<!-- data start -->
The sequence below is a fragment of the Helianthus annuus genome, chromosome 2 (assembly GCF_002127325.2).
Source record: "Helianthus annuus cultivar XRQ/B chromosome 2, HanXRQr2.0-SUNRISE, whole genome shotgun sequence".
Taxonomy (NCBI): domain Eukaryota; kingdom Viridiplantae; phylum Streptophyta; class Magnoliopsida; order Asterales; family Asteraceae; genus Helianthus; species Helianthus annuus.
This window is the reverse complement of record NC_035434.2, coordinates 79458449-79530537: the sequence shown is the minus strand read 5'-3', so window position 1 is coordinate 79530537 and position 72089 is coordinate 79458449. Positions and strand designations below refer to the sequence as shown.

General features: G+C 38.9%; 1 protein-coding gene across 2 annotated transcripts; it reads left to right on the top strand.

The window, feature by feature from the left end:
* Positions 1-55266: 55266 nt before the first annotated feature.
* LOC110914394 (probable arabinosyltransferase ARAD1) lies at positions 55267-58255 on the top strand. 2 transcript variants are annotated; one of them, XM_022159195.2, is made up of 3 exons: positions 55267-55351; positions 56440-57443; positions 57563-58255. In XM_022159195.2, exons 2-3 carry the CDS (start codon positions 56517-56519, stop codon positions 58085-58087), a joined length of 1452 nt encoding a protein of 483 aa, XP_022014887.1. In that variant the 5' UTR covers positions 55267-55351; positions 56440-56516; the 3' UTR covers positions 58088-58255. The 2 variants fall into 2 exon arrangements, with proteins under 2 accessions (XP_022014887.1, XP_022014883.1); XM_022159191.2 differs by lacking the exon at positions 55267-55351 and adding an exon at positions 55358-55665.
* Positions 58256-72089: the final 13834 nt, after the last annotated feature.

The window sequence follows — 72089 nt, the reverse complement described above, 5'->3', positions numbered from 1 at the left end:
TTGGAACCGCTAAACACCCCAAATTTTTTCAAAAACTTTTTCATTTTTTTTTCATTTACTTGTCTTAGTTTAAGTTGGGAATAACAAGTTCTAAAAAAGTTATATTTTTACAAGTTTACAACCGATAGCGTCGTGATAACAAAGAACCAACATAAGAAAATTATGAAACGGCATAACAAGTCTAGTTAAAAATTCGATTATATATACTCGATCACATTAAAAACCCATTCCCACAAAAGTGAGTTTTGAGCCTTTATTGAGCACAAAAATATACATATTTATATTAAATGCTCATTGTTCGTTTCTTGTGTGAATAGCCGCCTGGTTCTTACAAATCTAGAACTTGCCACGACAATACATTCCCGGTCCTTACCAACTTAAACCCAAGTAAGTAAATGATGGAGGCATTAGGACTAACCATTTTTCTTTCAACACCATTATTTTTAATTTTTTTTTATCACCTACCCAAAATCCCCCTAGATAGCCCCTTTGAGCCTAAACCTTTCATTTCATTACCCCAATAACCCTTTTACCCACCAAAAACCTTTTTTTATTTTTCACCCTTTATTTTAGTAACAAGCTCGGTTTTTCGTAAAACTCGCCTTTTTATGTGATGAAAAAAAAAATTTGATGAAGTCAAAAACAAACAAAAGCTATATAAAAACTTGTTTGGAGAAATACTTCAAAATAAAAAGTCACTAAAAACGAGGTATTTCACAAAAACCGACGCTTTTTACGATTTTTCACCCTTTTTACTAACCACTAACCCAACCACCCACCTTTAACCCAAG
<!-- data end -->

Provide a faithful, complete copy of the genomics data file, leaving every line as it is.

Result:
The sequence below is a fragment of the Helianthus annuus genome, chromosome 2 (assembly GCF_002127325.2).
Source record: "Helianthus annuus cultivar XRQ/B chromosome 2, HanXRQr2.0-SUNRISE, whole genome shotgun sequence".
Taxonomy (NCBI): domain Eukaryota; kingdom Viridiplantae; phylum Streptophyta; class Magnoliopsida; order Asterales; family Asteraceae; genus Helianthus; species Helianthus annuus.
This window is the reverse complement of record NC_035434.2, coordinates 79458449-79530537: the sequence shown is the minus strand read 5'-3', so window position 1 is coordinate 79530537 and position 72089 is coordinate 79458449. Positions and strand designations below refer to the sequence as shown.

General features: G+C 38.9%; 1 protein-coding gene across 2 annotated transcripts; it reads left to right on the top strand.

The window, feature by feature from the left end:
* Positions 1-55266: 55266 nt before the first annotated feature.
* LOC110914394 (probable arabinosyltransferase ARAD1) lies at positions 55267-58255 on the top strand. 2 transcript variants are annotated; one of them, XM_022159195.2, is made up of 3 exons: positions 55267-55351; positions 56440-57443; positions 57563-58255. In XM_022159195.2, exons 2-3 carry the CDS (start codon positions 56517-56519, stop codon positions 58085-58087), a joined length of 1452 nt encoding a protein of 483 aa, XP_022014887.1. In that variant the 5' UTR covers positions 55267-55351; positions 56440-56516; the 3' UTR covers positions 58088-58255. The 2 variants fall into 2 exon arrangements, with proteins under 2 accessions (XP_022014887.1, XP_022014883.1); XM_022159191.2 differs by lacking the exon at positions 55267-55351 and adding an exon at positions 55358-55665.
* Positions 58256-72089: the final 13834 nt, after the last annotated feature.

The window sequence follows — 72089 nt, the reverse complement described above, 5'->3', positions numbered from 1 at the left end:
TTGGAACCGCTAAACACCCCAAATTTTTTCAAAAACTTTTTCATTTTTTTTTCATTTACTTGTCTTAGTTTAAGTTGGGAATAACAAGTTCTAAAAAAGTTATATTTTTACAAGTTTACAACCGATAGCGTCGTGATAACAAAGAACCAACATAAGAAAATTATGAAACGGCATAACAAGTCTAGTTAAAAATTCGATTATATATACTCGATCACATTAAAAACCCATTCCCACAAAAGTGAGTTTTGAGCCTTTATTGAGCACAAAAATATACATATTTATATTAAATGCTCATTGTTCGTTTCTTGTGTGAATAGCCGCCTGGTTCTTACAAATCTAGAACTTGCCACGACAATACATTCCCGGTCCTTACCAACTTAAACCCAAGTAAGTAAATGATGGAGGCATTAGGACTAACCATTTTTCTTTCAACACCATTATTTTTAATTTTTTTTTATCACCTACCCAAAATCCCCCTAGATAGCCCCTTTGAGCCTAAACCTTTCATTTCATTACCCCAATAACCCTTTTACCCACCAAAAACCTTTTTTTATTTTTCACCCTTTATTTTAGTAACAAGCTCGGTTTTTCGTAAAACTCGCCTTTTTATGTGATGAAAAAAAAAATTTGATGAAGTCAAAAACAAACAAAAGCTATATAAAAACTTGTTTGGAGAAATACTTCAAAATAAAAAGTCACTAAAAACGAGGTATTTCACAAAAACCGACGCTTTTTACGATTTTTCACCCTTTTTACTAACCACTAACCCAACCACCCACCTTTAACCCAAG